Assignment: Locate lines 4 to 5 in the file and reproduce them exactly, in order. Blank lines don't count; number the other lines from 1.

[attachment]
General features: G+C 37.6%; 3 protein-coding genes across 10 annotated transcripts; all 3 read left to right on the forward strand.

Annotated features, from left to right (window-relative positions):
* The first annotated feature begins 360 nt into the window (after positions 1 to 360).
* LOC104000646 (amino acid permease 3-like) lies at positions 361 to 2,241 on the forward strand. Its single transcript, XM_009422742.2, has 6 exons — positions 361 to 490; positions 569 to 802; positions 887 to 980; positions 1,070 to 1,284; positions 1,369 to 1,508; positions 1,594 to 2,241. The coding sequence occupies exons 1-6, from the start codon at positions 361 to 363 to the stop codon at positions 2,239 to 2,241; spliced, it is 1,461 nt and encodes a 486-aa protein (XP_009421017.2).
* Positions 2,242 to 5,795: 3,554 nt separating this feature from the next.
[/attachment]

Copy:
* LOC104000646 (amino acid permease 3-like) lies at positions 361 to 2,241 on the forward strand. Its single transcript, XM_009422742.2, has 6 exons — positions 361 to 490; positions 569 to 802; positions 887 to 980; positions 1,070 to 1,284; positions 1,369 to 1,508; positions 1,594 to 2,241. The coding sequence occupies exons 1-6, from the start codon at positions 361 to 363 to the stop codon at positions 2,239 to 2,241; spliced, it is 1,461 nt and encodes a 486-aa protein (XP_009421017.2).
* Positions 2,242 to 5,795: 3,554 nt separating this feature from the next.